- The Washington Times - Monday, June 15, 2020

President Trump accused the media and liberals of trying to “Covid shame” his campaign into canceling a planned rally, saying his critics didn’t express similar health concerns over massive protests against racial injustice.

The president tweeted that the “far-left” news media “had no Covid problem with the Rioters & Looters destroying Democrat run cities.” But he said the media is “trying to Covid Shame us on our big Rallies. Won’t work!”

Many news outlets have been reporting on health officials’ concerns about the coronavirus spreading in large, indoor gatherings such as Mr. Trump’s next rally, scheduled for Saturday at the BOK arena in Tulsa, Oklahoma. About 19,000 people are expected to attend.

But Mr. Trump and his supporters say the media didn’t raise the same concerns about massive street protests against police brutality, in which demonstrators were often packed together, often not wearing masks.

During a White House event Monday intended to shore up the president’s sagging support among seniors, Mr. Trump emphasized his administration’s efforts to protect older Americans from the coronavirus in settings such as nursing homes.

“We have to keep all of our seniors safe, this is a very perilous time,” the president said.

Some health experts said an indoor campaign rally isn’t a safe place, especially for people who are age 50 or older.

“It’s not elderly, but it’s still higher risk, and above 60 is much higher risk,” said Michael Mina, assistant professor of epidemiology at the Harvard T.H. Chan School of Public Health. “I think that it is liable to cause deaths. What rally is worth people dying?”

But the Ivy League educator also expressed the opinion that the outdoor protests roiling the country are not as risky to the health of demonstrators, and that they were more important than campaign rallies.

“There are times in history when moments have to be seized,” Mr. Mina told reporters in a conference call. “Those [demonstrations] do run a risk, but at the very least they’re outdoors, and there’s no other way to have those happen. To have an indoor rally intentionally, at this very moment in time, is just not smart. It puts people at risk.”

The Trump campaign said Monday it has received more than 1 million requests for tickets to the rally, even as the top health official in Tulsa warned that people could contract COVID-19 in the enclosed arena.

Campaign Manager Brad Parscale said each attendee will be issued masks and get a temperature check before entering on Saturday. They also will get hand sanitizer.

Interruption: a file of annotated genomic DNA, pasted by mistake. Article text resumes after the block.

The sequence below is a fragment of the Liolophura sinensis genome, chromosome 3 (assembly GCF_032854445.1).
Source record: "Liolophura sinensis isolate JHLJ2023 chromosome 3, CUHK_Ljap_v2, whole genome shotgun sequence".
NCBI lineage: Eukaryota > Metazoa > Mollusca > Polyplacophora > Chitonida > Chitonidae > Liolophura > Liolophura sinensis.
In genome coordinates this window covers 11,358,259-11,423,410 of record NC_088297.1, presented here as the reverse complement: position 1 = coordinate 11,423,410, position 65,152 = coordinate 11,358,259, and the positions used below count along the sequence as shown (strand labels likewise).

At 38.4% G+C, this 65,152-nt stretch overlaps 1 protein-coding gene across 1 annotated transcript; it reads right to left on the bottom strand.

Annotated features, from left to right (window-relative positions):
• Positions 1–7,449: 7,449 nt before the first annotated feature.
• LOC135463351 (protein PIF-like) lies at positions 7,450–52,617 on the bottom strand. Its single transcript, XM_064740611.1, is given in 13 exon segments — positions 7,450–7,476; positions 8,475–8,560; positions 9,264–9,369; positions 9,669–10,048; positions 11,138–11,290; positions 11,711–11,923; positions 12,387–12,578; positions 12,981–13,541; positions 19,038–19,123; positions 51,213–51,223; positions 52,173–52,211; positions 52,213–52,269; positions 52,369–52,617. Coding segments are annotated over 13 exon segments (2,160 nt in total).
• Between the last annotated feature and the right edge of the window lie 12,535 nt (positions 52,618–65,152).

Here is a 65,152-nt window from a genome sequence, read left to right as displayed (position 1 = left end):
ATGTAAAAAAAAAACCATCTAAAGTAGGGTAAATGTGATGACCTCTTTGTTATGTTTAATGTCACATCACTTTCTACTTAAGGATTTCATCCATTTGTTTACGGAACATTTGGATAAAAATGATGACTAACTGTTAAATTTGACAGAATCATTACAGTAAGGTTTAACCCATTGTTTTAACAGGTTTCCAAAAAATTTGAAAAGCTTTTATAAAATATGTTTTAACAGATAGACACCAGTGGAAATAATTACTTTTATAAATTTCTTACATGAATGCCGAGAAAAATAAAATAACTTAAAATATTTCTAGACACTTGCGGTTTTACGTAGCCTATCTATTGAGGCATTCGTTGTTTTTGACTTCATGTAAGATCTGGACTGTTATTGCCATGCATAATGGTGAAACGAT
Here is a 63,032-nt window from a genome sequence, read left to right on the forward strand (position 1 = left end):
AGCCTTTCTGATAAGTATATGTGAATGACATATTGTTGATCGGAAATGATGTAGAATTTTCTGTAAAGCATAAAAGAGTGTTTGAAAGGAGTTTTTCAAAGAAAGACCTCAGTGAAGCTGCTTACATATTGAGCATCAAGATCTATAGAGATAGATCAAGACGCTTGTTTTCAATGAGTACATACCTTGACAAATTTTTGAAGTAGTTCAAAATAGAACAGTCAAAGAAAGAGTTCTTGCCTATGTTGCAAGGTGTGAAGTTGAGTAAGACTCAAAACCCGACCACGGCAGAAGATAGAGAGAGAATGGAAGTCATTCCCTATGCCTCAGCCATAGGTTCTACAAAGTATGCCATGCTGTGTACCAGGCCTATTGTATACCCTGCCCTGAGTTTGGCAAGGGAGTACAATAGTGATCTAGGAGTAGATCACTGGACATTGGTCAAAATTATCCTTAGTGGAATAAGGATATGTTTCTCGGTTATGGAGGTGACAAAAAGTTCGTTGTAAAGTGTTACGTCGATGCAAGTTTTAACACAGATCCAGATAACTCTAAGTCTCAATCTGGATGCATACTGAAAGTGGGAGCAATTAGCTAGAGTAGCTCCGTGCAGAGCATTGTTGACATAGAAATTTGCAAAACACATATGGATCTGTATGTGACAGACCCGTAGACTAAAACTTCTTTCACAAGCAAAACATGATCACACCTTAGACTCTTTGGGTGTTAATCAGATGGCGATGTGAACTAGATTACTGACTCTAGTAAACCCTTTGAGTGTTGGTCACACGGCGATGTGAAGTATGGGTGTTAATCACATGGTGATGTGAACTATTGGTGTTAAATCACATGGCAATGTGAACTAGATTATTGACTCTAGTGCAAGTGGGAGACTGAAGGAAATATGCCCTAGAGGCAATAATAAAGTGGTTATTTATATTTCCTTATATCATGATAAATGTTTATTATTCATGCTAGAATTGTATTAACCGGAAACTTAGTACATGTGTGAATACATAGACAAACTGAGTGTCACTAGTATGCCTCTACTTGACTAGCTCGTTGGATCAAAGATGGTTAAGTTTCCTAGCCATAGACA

It’s Mr. Trump’s first rally since March 2, when the coronavirus crisis forced shutdowns around the country.

Oklahoma has relatively few cases of COVID-19. But the Tulsa City-County Health Department’s director told the Tulsa World last weekend that he wished the Trump campaign would postpone the rally because of a “significant increase in our case trends.”

“I’m concerned about our ability to protect anyone who attends a large, indoor event, and I’m also concerned about our ability to ensure the president stays safe as well,” Dr. Bruce Dart said.

The president said liberals and the news media are trying to shame him into canceling his rallies, while they didn’t complain about protesters congregating to demonstrate over police brutality. He said Oklahoma’s level of COVID-19 cases is relatively low and Vice President Mike Pence said officials feel “very confident” in holding the rally this weekend.

The president said he hopes to fill a 40,000-seat convention hall with overflow supporters adjacent to the rally arena.

“We’ve never had an empty seat, and we certainly won’t in Oklahoma,” Mr. Trump said.

The demand for tickets is another indication of the enthusiasm gap between Mr. Trump and presumptive Democratic nominee Joseph R. Biden. A Washington Post/ABC News poll this month found that 69% of the president’s supporters said they were “very enthusiastic” about supporting him, but only about half that number — 34% — of Mr. Biden’s supporters said the same.

The 19,000-seat arena in Tulsa has canceled all other events through the end of July due to coronavirus precautions.

• Dave Boyer can be reached at dboyer@washingtontimes.com.

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